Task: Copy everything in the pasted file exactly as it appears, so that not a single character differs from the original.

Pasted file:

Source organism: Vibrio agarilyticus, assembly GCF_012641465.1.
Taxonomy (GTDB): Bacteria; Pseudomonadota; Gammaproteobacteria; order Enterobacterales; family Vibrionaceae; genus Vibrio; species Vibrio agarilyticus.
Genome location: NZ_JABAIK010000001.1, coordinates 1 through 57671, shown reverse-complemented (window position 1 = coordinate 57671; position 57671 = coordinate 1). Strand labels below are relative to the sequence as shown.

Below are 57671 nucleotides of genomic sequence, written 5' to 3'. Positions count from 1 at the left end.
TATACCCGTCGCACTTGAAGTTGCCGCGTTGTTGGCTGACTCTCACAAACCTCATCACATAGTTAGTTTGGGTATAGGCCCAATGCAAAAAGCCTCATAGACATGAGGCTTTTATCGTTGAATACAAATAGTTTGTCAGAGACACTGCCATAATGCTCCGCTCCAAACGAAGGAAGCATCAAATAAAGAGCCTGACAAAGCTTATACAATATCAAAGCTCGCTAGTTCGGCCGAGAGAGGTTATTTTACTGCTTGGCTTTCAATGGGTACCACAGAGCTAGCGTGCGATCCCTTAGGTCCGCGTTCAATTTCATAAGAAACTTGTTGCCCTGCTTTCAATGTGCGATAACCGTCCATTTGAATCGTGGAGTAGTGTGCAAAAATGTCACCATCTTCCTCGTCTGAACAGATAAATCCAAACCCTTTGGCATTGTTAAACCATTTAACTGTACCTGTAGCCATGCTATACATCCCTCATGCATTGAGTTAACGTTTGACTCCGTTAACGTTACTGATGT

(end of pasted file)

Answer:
Source organism: Vibrio agarilyticus, assembly GCF_012641465.1.
Taxonomy (GTDB): Bacteria; Pseudomonadota; Gammaproteobacteria; order Enterobacterales; family Vibrionaceae; genus Vibrio; species Vibrio agarilyticus.
Genome location: NZ_JABAIK010000001.1, coordinates 1 through 57671, shown reverse-complemented (window position 1 = coordinate 57671; position 57671 = coordinate 1). Strand labels below are relative to the sequence as shown.

Below are 57671 nucleotides of genomic sequence, written 5' to 3'. Positions count from 1 at the left end.
TATACCCGTCGCACTTGAAGTTGCCGCGTTGTTGGCTGACTCTCACAAACCTCATCACATAGTTAGTTTGGGTATAGGCCCAATGCAAAAAGCCTCATAGACATGAGGCTTTTATCGTTGAATACAAATAGTTTGTCAGAGACACTGCCATAATGCTCCGCTCCAAACGAAGGAAGCATCAAATAAAGAGCCTGACAAAGCTTATACAATATCAAAGCTCGCTAGTTCGGCCGAGAGAGGTTATTTTACTGCTTGGCTTTCAATGGGTACCACAGAGCTAGCGTGCGATCCCTTAGGTCCGCGTTCAATTTCATAAGAAACTTGTTGCCCTGCTTTCAATGTGCGATAACCGTCCATTTGAATCGTGGAGTAGTGTGCAAAAATGTCACCATCTTCCTCGTCTGAACAGATAAATCCAAACCCTTTGGCATTGTTAAACCATTTAACTGTACCTGTAGCCATGCTATACATCCCTCATGCATTGAGTTAACGTTTGACTCCGTTAACGTTACTGATGT